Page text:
Hutchinson v The United Kingdom: ECHR 3 Feb 2015


Article 3
Degrading punishment
Inhuman punishment
Continued detention under whole life order following clarification of Secretary of State’s powers to order release: no violation
Facts – Following his conviction in September 1984 of aggravated burglary, rape and three counts of murder, the applicant was sentenced to life imprisonment with a recommended minimum tariff of 18 years. In December 1994 the Secretary of State informed him that he had decided to impose a whole life term. Following the entry into force of the Criminal Justice Act 2003, the applicant applied for a review of his minimum term of imprisonment. In May 2008 the High Court found that there was no reason for deviating from this decision given the seriousness of the offences. The applicant’s appeal was dismissed by the Court of Appeal in October 2008.
In his application to the European Court, the applicant alleged that the whole life order with no prospects of release had violated Article 3 of the Convention.
Law – Article 3: The case centred on whether the Secretary of State’s discretion to release a whole life prisoner under section 30 of the Criminal Justice Act 2003 was sufficient to make the whole life sentence imposed on the applicant legally and effectively reducible. In Vinter and Others v. the United Kingdom, the Grand Chamber found that was a lack of clarity in the law as chapter 12 of the Indeterminate Sentence Manual (which provided that release would be ordered only if the prisoner were terminally ill or physically incapacitated) gave rise to uncertainty as to whether the section 30 power would be exercised in a manner compliant with Article 3. In addition, the fact that the Manual had not been amended meant that prisoners subject to whole life orders derived from it only a partial picture of the exceptional conditions capable of leading to the exercise of the Secretary of State’s power under section 30.
The Court of Appeal had, however, since delivered a judgment expressly responding to the concerns detailed in Vinter and Others. In R v. Newell; R v McLoughlin* the Court of Appeal held that it was of no consequence that the Manual had not been revised, since it was clearly established in domestic law that the Secretary of State was bound to exercise his power under section 30 in a manner compatible with Article 3. If an offender subject to a whole life order could establish that ‘exceptional circumstances’ had arisen subsequent to the imposition of the sentence, the Secretary of State had to consider whether such exceptional circumstances justified release on compassionate grounds. Regardless of the policy set out in the Manual, the Secretary of State had to consider all the relevant circumstances, in a manner compatible with Article 3. Any decision by the Secretary of State would have to be reasoned by reference to the circumstances of each case and would be subject to judicial review, which would serve to elucidate the meaning of the terms ‘exceptional circumstances’ and ‘compassionate grounds’, as was the usual process under the common law. In the judgment of the Court of Appeal, domestic law therefore did provide to an offender sentenced to a whole life order hope and the possibility of release in the event of exceptional circumstances which meant that the punishment was no longer justified.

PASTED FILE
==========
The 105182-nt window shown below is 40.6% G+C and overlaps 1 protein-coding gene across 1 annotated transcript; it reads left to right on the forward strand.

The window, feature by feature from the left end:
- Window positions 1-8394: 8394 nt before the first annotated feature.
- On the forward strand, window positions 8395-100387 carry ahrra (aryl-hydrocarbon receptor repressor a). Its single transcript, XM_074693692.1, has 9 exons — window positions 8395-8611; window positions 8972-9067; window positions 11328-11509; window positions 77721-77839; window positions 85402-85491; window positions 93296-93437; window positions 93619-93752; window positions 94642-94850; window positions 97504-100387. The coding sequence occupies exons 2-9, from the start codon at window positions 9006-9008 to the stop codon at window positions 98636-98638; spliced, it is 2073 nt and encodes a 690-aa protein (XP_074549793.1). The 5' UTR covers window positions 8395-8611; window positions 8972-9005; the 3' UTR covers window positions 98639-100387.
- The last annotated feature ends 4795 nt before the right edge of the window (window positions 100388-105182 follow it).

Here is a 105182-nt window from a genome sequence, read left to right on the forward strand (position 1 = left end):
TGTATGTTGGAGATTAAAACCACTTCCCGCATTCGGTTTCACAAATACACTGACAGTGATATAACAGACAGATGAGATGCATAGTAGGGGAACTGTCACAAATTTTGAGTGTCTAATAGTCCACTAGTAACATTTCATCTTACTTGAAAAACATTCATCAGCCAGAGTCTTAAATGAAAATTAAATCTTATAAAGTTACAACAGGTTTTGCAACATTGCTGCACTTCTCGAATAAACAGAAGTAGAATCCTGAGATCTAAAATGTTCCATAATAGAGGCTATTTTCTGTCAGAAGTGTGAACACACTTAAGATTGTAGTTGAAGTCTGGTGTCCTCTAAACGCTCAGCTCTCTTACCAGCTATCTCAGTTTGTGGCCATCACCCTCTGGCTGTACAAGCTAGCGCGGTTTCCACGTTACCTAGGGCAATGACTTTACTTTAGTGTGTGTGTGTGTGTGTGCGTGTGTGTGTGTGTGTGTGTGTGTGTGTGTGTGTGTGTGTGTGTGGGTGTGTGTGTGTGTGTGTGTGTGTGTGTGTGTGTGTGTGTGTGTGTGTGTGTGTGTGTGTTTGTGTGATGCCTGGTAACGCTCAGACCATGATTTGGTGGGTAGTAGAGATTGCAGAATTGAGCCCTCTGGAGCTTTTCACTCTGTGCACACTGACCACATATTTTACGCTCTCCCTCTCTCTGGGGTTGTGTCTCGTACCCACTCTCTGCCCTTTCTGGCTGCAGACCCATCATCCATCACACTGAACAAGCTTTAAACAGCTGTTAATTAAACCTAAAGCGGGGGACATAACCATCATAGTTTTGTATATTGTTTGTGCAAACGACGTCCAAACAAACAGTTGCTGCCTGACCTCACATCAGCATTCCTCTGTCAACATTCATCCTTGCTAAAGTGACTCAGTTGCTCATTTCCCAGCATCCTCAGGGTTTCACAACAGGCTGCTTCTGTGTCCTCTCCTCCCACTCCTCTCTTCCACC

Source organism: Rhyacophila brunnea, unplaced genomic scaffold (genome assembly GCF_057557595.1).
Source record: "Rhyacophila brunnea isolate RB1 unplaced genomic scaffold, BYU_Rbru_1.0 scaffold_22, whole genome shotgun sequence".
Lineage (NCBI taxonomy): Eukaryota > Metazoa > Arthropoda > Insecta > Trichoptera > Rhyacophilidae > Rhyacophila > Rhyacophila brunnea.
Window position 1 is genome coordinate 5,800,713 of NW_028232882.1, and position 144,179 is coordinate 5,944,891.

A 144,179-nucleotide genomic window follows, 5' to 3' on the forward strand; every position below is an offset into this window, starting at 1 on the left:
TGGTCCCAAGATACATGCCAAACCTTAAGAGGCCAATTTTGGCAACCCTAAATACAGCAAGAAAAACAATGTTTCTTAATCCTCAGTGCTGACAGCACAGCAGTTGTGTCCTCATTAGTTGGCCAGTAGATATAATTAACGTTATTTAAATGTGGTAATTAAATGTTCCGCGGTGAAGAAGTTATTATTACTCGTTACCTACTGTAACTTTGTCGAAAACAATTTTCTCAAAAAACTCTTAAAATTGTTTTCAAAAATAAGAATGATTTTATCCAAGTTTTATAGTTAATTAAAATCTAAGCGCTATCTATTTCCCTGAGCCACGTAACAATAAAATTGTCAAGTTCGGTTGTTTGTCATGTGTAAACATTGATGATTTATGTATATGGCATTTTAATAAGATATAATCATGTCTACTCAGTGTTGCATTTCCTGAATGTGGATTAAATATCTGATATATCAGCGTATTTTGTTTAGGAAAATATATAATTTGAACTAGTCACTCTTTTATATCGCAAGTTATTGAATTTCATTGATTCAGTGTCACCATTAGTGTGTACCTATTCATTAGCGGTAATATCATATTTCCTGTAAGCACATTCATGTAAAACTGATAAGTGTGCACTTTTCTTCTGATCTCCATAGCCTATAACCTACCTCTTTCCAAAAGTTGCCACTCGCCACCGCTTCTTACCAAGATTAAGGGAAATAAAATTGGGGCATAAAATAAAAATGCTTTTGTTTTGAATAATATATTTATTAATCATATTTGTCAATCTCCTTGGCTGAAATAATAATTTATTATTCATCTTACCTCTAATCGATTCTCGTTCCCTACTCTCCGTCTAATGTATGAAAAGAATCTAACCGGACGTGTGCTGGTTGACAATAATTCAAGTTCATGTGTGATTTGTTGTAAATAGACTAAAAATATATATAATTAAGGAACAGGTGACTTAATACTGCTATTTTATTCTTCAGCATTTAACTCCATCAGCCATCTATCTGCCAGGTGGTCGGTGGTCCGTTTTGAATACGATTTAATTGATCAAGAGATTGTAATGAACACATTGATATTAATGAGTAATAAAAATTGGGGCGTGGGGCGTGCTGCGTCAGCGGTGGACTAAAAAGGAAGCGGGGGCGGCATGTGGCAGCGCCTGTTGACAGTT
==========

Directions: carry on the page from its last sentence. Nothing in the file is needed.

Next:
Where, as here, the national court had specifically addressed doubts expressed by the Court regarding the clarity of domestic law and set out an unequivocal statement of the legal position, the Court had to accept the national court’s interpretation of domestic law.
Conclusion: no violation (six votes to one).

57592/08 – Legal Summary, [2015] ECHR 239
European Convention on Human Rights

Human Rights, Criminal Sentencing, News

Updated: 11 November 2021; Ref: scu.543764